DURBAN, May 20, 2022 (IPS)– Governments around the world must focus on providing free quality education and prosecuting corrupt officials and those who siphon off state and donor funds as crucial steps in taking decisive action to combat child labor around the world.
These were among the diverse opinions of child labor survivors and youth activists in reaction to the Durban Call to Action to eradicate the practice at the 5th World Conference on the Elimination of Child Labor in Durban. . Hundreds of delegates, including world leaders from business, labor and civil society organizations, attended the conference, which took place in the city from May 15-20, 2022. Sessions and tables rounds highlighted topics such as agriculture, climate change and global supply chains. how these sectors and issues contribute to child labour.
Speaking at the closing ceremony on Friday, the Vice-President of the International Organization of Employers for Africa, Jacqueline Mugo, highlighted highlights of the 11-page Durban Call to Action.
“The Durban Call to Action is a comprehensive action plan. Employers fully support this plan,” Mugo said.
The Durban Call to Action aims to:
- Ensuring decent work for adults and young people above the minimum working age
- End child labor in agriculture
- Preventing and eliminating child labor and forced labor through data-driven policy and programmatic responses
- Realizing children’s right to education
- Ensure universal access to social protection
- Increase funding and international cooperation.
“It is in our hearts to make this crucial turning point happen. We must not disappoint the children of the world. This implementation of the Durban Call will largely be the work of an African who will take over the leadership of the ILO later this year, so we have no reason to fail. We are deeply committed to working for its full implementation,” Mugo said.
“This conference is breaking new ground. Remember that 160 million children are forced into child labor, half of whom are involved in hazardous work that puts their physical and mental health at risk. We must not forget that behind each number there is a girl, there is a boy like the others who wants to learn, who wants to play, who wants to be taken care of and grow up and be able to get a good job in adulthood . They are deprived of the most basic rights to protection. This is intolerable and, quite frankly, morally unacceptable,” Houngbo said.
According to the latest statistics from the International Labor Organization (ILO) and UNICEF released in 2020, highlighted at the conference, at least 160 million children are now involved in child labour, an increase 8.4 million in just four years.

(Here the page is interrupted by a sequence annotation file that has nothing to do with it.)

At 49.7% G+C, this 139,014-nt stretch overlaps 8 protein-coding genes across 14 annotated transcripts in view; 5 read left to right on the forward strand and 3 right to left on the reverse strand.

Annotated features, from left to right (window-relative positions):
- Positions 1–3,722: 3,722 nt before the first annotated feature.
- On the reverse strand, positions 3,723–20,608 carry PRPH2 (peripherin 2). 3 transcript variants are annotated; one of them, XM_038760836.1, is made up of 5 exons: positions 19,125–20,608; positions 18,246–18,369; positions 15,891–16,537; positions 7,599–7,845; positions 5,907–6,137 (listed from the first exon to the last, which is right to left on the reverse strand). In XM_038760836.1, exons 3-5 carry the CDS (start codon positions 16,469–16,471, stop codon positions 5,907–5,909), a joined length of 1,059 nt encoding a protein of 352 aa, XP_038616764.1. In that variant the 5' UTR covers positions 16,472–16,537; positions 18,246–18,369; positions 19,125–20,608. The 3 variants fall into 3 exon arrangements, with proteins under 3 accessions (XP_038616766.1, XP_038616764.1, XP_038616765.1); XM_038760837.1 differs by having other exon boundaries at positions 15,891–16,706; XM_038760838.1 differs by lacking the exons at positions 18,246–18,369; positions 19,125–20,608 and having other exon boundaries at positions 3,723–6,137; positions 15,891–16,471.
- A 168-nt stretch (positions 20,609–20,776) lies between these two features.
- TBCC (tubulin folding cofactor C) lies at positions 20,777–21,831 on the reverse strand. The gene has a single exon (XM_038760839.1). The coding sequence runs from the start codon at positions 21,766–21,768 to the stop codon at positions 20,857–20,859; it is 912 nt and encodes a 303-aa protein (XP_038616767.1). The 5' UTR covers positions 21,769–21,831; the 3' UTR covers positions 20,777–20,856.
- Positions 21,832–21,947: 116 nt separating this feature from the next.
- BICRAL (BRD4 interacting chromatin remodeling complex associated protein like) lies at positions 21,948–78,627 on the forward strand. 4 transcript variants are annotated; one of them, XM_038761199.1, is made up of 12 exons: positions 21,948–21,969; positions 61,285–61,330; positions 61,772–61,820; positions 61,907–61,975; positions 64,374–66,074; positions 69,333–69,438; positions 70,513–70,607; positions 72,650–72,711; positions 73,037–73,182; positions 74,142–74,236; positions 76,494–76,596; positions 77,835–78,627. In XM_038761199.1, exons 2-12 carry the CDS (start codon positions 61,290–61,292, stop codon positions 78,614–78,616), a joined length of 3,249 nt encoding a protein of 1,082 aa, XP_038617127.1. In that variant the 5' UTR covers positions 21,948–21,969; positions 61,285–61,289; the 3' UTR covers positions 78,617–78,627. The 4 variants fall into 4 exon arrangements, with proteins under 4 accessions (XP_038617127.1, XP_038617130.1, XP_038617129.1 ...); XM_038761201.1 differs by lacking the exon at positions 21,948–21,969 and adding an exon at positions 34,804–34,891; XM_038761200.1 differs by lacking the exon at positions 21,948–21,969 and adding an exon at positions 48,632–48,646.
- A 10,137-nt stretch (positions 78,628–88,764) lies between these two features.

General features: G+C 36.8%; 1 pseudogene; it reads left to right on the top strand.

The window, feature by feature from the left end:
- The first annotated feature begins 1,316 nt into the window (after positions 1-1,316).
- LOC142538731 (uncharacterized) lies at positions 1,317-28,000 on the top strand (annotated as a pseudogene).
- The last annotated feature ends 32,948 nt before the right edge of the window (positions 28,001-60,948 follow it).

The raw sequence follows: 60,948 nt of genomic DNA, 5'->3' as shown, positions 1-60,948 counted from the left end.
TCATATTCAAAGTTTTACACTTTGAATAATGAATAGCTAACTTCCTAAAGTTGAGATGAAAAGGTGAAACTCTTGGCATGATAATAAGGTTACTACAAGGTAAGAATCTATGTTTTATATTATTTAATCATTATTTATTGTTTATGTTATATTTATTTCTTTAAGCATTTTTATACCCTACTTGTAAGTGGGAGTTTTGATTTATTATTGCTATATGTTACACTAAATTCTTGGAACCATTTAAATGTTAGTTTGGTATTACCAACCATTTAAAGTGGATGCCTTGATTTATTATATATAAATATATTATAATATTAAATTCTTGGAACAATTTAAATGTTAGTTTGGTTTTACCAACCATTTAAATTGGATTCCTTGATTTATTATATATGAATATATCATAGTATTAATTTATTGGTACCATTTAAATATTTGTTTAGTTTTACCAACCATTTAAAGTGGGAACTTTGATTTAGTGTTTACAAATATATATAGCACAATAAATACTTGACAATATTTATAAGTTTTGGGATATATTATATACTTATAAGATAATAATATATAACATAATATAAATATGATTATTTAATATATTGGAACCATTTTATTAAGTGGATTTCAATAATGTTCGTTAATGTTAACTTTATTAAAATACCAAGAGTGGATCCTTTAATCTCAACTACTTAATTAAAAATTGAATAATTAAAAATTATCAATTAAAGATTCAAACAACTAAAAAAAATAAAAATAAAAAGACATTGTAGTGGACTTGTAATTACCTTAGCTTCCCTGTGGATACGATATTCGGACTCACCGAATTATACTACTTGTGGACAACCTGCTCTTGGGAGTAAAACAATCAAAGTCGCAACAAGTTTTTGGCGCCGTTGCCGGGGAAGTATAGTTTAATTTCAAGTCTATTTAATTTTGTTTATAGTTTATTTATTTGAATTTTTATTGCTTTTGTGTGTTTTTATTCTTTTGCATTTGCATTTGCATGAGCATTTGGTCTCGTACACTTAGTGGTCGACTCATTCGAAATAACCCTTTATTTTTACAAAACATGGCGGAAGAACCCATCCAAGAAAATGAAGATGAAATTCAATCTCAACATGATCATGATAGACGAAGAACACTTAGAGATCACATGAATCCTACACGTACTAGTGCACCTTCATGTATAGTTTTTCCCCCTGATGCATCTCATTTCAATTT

Sierra Leone Labor Congress General Secretary Max Conteh has blamed the Covid-19 pandemic for eroding progress made in tackling child labour.
“Statistics indicate that past achievements are rapidly being eroded and child labor is exacerbated, not thanks to the Covid-19 pandemic. This has resulted in a large number of children dropping out of school and falling into the job market,” Conteh said.
South Africa’s Minister of Employment and Labor, Thulas Nxesi, called on countries to implement action plans to respond to the Durban Call to Action.
“The message was very clear, governments must pass the necessary legislation, governments and businesses (must) accept that we need a structural change in the economy, it must not only be about profits, it must also about people. This message was very clear. It would be a serious oversight not to launch earlier in the conference the Children’s Call to Action, which underlined the need for free access to education, social protection, the provision of safe spaces during crises such as pandemics and climate change-related disasters and the importance of evoking the spirit of ‘nothing about us without us’ to democratically include children in the policies and decisions that affect their lives.
Several child labor survivors and activists who commented on the conference and the Durban Call to Action said that the fight against child labor should focus on education, eliminating corruption and l listening to children’s voices.
Esther Gomani, a student from Malawi, said she was pleased that the voices of around 60 children, who represented ten countries, were heard in the special children’s sessions for the first time at the global conference.
“Before, they did things without including people (children). People come to conferences, and there is no commitment. They come to enjoy the benefits. Now the children’s voices have been amplified (to be heard) – nothing about us, without us. We have to be involved in the solutions,” Gomani said.
Rajesh Jatav, a child labor survivor in India, who was rescued by the Kailash Satyarthi Foundation, said governments should focus on providing quality education.
“Education is the key. That’s the only message. Ensure quality basic education. Governments have plenty of money for quality education. But there is corruption. They should use this money to stop illicit flows,” Jatav said.
Badaku Marandi, a survivor from India, vehemently agreed.
“We are child survivors and educated, we challenge the government and the private sector to provide quality education,” Marandi said.
Rebekka Nghilalulwa, a child activist and representative of 100 million March (Namibia), said the plan must be implemented to achieve results.
“I want to see everyone’s responsibilities and roles described. The Durban declaration should correctly describe the implementation. That way, next time, we’ll celebrate and not deliberate over issues. It would be disappointing to include vocals just for show. Even though we are young, we have the experience (of child labor),” Nghilalulwa said.
This is part of a series of stories that IPS will publish at the 5th Global Conference on the Elimination of Child Labor in Durban, South Africa.